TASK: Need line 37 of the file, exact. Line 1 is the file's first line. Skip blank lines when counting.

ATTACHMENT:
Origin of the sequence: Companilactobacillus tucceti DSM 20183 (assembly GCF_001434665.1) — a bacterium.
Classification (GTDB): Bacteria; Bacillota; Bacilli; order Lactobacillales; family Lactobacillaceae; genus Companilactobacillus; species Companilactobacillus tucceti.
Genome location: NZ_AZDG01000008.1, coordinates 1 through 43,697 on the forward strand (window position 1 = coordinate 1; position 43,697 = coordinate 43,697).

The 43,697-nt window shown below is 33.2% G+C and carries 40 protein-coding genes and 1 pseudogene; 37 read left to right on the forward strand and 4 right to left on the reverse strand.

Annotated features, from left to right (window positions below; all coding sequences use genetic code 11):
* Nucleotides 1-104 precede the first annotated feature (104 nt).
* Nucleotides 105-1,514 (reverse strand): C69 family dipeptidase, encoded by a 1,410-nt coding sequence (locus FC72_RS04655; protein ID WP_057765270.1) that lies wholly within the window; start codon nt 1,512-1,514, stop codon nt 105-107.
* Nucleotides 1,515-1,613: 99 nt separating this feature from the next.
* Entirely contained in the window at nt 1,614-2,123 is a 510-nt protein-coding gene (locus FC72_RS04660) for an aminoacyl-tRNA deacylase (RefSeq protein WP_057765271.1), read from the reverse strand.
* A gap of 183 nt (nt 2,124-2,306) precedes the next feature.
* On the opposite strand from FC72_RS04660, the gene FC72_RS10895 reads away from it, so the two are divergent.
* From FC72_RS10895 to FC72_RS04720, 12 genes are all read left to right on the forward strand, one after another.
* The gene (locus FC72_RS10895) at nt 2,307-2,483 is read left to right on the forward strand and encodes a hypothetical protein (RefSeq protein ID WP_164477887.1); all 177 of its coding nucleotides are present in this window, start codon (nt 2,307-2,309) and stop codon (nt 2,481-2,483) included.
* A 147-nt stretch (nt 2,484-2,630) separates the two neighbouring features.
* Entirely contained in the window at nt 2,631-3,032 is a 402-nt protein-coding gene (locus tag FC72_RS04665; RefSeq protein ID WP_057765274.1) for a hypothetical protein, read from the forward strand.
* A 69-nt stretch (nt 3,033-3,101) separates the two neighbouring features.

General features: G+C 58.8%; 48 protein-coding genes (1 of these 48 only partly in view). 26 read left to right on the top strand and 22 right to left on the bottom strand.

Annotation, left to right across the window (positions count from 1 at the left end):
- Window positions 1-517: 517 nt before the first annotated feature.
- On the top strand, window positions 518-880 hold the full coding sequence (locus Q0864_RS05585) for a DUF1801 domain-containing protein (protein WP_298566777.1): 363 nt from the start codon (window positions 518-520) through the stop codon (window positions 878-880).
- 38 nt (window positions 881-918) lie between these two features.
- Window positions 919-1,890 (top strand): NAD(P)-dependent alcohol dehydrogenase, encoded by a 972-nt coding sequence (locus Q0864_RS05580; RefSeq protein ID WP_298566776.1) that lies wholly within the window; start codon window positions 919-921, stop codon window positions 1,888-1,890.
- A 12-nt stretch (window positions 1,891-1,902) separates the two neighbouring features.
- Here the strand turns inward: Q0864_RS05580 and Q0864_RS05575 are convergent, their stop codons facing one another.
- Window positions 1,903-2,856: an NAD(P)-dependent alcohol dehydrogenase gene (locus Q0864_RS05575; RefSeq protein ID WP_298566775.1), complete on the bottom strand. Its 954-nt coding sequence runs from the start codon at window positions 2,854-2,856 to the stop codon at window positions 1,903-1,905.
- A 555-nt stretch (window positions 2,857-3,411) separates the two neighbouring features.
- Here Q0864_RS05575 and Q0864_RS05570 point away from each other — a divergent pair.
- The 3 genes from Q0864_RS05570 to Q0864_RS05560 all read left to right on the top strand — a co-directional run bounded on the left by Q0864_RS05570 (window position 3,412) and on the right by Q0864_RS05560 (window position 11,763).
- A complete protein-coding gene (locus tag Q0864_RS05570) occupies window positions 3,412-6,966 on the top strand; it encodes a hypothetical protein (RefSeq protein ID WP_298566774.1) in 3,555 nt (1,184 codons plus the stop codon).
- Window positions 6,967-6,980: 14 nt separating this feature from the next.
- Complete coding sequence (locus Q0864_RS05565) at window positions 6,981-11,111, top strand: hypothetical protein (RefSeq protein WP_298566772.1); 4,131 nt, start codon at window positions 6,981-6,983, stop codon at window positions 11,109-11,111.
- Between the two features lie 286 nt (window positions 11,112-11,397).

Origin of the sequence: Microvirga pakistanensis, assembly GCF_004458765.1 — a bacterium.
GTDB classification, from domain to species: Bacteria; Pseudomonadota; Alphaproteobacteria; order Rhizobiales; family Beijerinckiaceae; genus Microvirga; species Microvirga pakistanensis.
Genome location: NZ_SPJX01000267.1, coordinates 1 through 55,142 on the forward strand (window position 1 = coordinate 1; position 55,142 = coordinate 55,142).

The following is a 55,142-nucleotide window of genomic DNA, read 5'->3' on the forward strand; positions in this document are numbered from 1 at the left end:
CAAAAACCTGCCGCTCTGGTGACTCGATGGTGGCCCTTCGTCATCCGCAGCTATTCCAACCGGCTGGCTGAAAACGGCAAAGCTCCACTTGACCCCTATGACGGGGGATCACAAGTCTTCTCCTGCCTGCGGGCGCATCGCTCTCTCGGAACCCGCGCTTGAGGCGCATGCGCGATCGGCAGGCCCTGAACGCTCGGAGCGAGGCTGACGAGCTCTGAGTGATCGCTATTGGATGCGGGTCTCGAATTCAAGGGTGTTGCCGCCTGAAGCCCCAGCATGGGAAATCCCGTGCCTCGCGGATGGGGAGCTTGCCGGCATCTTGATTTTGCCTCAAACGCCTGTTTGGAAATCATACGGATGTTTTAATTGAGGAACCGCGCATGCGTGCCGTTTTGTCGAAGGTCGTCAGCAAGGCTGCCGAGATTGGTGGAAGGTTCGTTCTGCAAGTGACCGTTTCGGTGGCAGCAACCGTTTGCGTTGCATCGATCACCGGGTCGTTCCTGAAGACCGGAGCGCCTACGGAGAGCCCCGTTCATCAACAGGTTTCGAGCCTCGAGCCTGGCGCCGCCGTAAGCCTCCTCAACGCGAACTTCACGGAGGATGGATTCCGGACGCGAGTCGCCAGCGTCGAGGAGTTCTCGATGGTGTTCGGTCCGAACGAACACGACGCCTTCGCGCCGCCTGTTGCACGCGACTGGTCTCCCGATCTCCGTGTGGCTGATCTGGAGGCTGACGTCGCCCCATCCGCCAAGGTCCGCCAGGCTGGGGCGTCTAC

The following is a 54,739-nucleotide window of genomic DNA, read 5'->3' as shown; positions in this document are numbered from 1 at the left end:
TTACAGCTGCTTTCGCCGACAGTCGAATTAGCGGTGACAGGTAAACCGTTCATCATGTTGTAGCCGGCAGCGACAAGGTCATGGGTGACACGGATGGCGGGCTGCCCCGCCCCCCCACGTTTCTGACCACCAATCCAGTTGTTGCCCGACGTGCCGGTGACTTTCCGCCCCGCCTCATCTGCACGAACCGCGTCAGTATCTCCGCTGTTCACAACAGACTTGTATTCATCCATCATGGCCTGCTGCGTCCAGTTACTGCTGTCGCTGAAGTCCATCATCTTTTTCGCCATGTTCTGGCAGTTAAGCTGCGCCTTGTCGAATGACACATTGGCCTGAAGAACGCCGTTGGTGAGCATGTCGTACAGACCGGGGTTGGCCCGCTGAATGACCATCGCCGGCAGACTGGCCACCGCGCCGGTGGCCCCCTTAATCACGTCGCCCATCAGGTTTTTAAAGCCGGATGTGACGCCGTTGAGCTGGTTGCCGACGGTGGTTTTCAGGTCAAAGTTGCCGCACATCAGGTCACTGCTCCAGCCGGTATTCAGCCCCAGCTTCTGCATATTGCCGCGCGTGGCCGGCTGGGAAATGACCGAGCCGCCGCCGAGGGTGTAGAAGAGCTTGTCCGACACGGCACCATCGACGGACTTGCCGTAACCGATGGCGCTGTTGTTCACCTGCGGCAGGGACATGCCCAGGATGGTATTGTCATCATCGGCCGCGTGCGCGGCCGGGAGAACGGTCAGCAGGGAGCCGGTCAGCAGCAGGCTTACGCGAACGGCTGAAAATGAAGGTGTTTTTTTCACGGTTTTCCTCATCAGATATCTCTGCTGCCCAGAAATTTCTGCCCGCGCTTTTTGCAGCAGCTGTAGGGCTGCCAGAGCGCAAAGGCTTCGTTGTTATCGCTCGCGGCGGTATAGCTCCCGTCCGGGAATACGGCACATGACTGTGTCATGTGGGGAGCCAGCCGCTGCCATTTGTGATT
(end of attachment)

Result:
CAAAAACCTGCCGCTCTGGTGACTCGATGGTGGCCCTTCGTCATCCGCAGCTATTCCAACCGGCTGGCTGAAAACGGCAAAGCTCCACTTGACCCCTATGACGGGGGATCACAAGTCTTCTCCTGCCTGCGGGCGCATCGCTCTCTCGGAACCCGCGCTTGAGGCGCATGCGCGATCGGCAGGCCCTGAACGCTCGGAGCGAGGCTGACGAGCTCTGAGTGATCGCTATTGGATGCGGGTCTCGAATTCAAGGGTGTTGCCGCCTGAAGCCCCAGCATGGGAAATCCCGTGCCTCGCGGATGGGGAGCTTGCCGGCATCTTGATTTTGCCTCAAACGCCTGTTTGGAAATCATACGGATGTTTTAATTGAGGAACCGCGCATGCGTGCCGTTTTGTCGAAGGTCGTCAGCAAGGCTGCCGAGATTGGTGGAAGGTTCGTTCTGCAAGTGACCGTTTCGGTGGCAGCAACCGTTTGCGTTGCATCGATCACCGGGTCGTTCCTGAAGACCGGAGCGCCTACGGAGAGCCCCGTTCATCAACAGGTTTCGAGCCTCGAGCCTGGCGCCGCCGTAAGCCTCCTCAACGCGAACTTCACGGAGGATGGATTCCGGACGCGAGTCGCCAGCGTCGAGGAGTTCTCGATGGTGTTCGGTCCGAACGAACACGACGCCTTCGCGCCGCCTGTTGCACGCGACTGGTCTCCCGATCTCCGTGTGGCTGATCTGGAGGCTGACGTCGCCCCATCCGCCAAGGTCCGCCAGGCTGGGGCGTCTAC